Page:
Diet pills laced with amphetamines smuggled from Brazil

Man suspected of being involved, a new immigrant from Brazil, and his wife, are held for an investigation and then released on bail.

October 26, 2011 03:12
1 minute read.
Medicine [illustrative]

Medicine pills drugs prescription 311. (photo credit: Thinkstock/Imagebank)


Dear Reader,
As you can imagine, more people are reading The Jerusalem Post than ever before. Nevertheless, traditional business models are no longer sustainable and high-quality publications, like ours, are being forced to look for new ways to keep going. Unlike many other news organizations, we have not put up a paywall. We want to keep our journalism open and accessible and be able to keep providing you with news and analyses from the frontlines of Israel, the Middle East and the Jewish World.

As one of our loyal readers, we ask you to be our partner.

For $5 a month you will receive access to the following:

  • A user experience almost completely free of ads
  • Access to our Premium Section
  • Content from the award-winning Jerusalem Report and our monthly magazine to learn Hebrew - Ivrit
  • A brand new ePaper featuring the daily newspaper as it appears in print in Israel

Help us grow and continue telling Israel’s story to the world.

Thank you,

Ronit Hasin-Hochman, CEO, Jerusalem Post Group
Yaakov Katz, Editor-in-Chief

UPGRADE YOUR JPOST EXPERIENCE FOR 5$ PER MONTH Show me later Don't show it again

Over 30 packages of counterfeit diet pills – which actually contained the active ingredients in the anti-depressant Prozac, Valium and an amphetamine – were seized in Jerusalem by the Israel Police with help from the Health Ministry’s pharmaceutical crime unit on Monday.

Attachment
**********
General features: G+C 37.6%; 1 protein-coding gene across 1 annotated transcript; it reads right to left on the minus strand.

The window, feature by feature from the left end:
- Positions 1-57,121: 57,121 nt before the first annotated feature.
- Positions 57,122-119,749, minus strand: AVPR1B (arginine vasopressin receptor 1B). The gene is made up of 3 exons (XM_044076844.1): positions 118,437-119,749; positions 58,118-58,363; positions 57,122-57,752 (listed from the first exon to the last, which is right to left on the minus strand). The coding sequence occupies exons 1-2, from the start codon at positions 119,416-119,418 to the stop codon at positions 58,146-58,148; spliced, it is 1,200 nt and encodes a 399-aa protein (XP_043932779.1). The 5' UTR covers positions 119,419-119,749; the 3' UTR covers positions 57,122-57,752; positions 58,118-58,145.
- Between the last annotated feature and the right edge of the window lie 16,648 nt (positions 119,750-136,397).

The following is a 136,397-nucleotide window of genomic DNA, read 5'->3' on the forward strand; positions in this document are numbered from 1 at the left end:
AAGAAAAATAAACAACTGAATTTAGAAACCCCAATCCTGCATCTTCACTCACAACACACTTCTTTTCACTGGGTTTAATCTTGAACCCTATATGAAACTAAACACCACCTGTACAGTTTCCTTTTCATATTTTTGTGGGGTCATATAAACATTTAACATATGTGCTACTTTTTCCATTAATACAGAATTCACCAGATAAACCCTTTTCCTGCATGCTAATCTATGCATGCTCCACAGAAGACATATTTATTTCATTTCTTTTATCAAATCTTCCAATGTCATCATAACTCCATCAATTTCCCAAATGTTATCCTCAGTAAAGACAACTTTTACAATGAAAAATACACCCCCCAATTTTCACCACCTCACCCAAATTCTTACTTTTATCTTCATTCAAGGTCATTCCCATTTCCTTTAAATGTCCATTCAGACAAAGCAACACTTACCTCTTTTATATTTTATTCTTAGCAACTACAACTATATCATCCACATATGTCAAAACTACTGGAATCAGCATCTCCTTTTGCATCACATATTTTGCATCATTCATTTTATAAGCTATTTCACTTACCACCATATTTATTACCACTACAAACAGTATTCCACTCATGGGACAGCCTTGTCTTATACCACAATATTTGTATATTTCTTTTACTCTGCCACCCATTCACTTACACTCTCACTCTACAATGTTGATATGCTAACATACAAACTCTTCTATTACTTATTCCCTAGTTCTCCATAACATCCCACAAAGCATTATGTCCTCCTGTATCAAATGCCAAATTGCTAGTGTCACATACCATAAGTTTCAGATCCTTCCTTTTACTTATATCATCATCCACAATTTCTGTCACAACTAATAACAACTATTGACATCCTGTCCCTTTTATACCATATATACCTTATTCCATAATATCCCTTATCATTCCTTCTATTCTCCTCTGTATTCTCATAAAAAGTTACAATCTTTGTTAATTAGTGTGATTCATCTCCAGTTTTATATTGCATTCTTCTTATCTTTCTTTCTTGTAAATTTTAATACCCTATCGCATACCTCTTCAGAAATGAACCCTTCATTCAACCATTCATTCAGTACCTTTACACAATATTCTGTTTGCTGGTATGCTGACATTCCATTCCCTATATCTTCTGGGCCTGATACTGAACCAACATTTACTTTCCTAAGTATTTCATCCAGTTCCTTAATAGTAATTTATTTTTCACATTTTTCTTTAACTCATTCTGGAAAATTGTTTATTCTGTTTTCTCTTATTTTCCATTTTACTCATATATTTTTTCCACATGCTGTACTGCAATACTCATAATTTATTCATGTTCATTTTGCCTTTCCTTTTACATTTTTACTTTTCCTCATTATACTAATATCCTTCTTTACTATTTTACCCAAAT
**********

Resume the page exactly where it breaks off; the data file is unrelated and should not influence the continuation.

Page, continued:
The man suspected of being involved, a new immigrant from Brazil, and his wife, were held for an investigation and then released on bail. The suspect admitted selling the product and that the pills were smuggled in from his native country.

Be the first to know - Join our Facebook page.

TA pharmacy’s preparations may be dangerous

A few months ago, the ministry unit received information that a woman in Jerusalem was selling apparently counterfeit diet pills, and that Jews in the haredi community were her main customers. The unit staff managed to find the woman and her husband.

A staffer at the ministry office purchased a package with 40 capsules after being assured by the person who sold them that it was a “natural diet drug.”

But when they were tested in the lab, they were found to contain no known weightloss medication. Instead, they had drugs that separately and together could cause “serious danger to health,” the ministry said. The components were fluoxetine, diazepam and fenproporex.

Because of the seriousness of the case, the information was sent to the Jerusalem police, and an undercover investigation was conducted. A staffer from the ministry contacted the suspect and ordered three packages of “diet pills.”

When the man arrived to make the detail, he was immediately arrested by police. When his apartment was searched, more than 30 more packages were found. They were seized along with documents, checkbooks, laptop computers and a list of customers.

The ministry and the police are looking into reports that people who took the pills suffered damage to their health and may even have been hospitalized as a result.

Related Content

August 31, 2014
Weizmann scientists bring nature back to artificially selected lab mice